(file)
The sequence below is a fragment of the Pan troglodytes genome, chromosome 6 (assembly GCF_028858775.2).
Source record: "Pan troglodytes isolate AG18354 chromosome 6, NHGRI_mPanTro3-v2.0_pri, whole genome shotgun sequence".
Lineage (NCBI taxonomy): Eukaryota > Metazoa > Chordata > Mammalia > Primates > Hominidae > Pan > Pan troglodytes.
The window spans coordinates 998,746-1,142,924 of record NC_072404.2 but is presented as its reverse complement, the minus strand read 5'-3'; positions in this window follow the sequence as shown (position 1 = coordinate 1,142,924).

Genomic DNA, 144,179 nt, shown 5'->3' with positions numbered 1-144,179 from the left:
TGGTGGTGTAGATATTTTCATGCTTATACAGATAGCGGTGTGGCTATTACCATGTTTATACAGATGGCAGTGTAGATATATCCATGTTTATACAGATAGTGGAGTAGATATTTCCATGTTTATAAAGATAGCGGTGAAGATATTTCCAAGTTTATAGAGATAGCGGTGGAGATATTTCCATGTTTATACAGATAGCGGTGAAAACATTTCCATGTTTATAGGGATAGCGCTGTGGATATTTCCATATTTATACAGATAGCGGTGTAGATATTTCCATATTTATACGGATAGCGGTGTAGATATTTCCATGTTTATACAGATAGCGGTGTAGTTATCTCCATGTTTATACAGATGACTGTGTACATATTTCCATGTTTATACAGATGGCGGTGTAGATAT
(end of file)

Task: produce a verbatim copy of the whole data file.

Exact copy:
The sequence below is a fragment of the Pan troglodytes genome, chromosome 6 (assembly GCF_028858775.2).
Source record: "Pan troglodytes isolate AG18354 chromosome 6, NHGRI_mPanTro3-v2.0_pri, whole genome shotgun sequence".
Lineage (NCBI taxonomy): Eukaryota > Metazoa > Chordata > Mammalia > Primates > Hominidae > Pan > Pan troglodytes.
The window spans coordinates 998,746-1,142,924 of record NC_072404.2 but is presented as its reverse complement, the minus strand read 5'-3'; positions in this window follow the sequence as shown (position 1 = coordinate 1,142,924).

Genomic DNA, 144,179 nt, shown 5'->3' with positions numbered 1-144,179 from the left:
TGGTGGTGTAGATATTTTCATGCTTATACAGATAGCGGTGTGGCTATTACCATGTTTATACAGATGGCAGTGTAGATATATCCATGTTTATACAGATAGTGGAGTAGATATTTCCATGTTTATAAAGATAGCGGTGAAGATATTTCCAAGTTTATAGAGATAGCGGTGGAGATATTTCCATGTTTATACAGATAGCGGTGAAAACATTTCCATGTTTATAGGGATAGCGCTGTGGATATTTCCATATTTATACAGATAGCGGTGTAGATATTTCCATATTTATACGGATAGCGGTGTAGATATTTCCATGTTTATACAGATAGCGGTGTAGTTATCTCCATGTTTATACAGATGACTGTGTACATATTTCCATGTTTATACAGATGGCGGTGTAGATAT